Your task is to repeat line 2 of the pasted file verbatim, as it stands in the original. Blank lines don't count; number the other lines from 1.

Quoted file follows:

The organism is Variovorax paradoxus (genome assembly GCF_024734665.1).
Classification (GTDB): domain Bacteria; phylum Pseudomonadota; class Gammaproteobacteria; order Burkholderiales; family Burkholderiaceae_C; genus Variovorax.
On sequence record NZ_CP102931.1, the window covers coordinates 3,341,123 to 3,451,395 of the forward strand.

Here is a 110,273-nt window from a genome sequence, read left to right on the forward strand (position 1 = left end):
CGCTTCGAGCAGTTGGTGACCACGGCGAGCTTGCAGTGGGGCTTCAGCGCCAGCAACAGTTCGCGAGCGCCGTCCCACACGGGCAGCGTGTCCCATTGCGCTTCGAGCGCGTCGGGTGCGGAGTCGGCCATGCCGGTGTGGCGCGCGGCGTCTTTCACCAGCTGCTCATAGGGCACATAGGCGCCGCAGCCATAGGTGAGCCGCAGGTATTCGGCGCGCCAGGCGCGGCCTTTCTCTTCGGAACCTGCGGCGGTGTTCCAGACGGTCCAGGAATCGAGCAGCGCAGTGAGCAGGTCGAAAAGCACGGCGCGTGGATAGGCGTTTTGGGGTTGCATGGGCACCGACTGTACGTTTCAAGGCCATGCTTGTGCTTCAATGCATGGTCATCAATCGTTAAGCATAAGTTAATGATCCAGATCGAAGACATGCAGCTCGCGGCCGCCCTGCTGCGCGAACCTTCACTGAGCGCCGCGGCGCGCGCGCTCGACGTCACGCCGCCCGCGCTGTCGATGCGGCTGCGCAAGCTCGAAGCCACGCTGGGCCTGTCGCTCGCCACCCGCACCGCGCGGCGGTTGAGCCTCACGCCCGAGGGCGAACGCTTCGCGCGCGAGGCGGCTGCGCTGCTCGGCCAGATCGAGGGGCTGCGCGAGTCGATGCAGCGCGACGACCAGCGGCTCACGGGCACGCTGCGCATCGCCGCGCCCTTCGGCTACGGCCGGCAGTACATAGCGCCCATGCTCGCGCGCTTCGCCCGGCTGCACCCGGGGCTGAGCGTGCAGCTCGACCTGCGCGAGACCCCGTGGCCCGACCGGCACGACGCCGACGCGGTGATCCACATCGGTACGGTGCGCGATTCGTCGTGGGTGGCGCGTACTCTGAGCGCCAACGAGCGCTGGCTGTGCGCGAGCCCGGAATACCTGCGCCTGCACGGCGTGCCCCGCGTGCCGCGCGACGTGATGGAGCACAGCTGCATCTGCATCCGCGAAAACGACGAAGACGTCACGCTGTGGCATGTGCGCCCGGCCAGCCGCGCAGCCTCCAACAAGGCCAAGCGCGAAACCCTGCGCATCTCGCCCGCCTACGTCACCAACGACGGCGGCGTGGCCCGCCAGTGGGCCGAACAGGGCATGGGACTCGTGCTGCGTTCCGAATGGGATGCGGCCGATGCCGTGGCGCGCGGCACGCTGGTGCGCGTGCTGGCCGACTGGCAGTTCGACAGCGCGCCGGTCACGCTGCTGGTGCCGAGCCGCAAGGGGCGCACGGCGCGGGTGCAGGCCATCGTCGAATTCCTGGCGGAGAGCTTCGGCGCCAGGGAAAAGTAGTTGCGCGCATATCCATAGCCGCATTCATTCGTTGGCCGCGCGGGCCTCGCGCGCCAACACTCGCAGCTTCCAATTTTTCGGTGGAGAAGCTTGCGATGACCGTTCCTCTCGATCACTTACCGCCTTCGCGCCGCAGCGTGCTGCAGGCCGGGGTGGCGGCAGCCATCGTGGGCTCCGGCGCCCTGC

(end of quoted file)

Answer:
Classification (GTDB): domain Bacteria; phylum Pseudomonadota; class Gammaproteobacteria; order Burkholderiales; family Burkholderiaceae_C; genus Variovorax.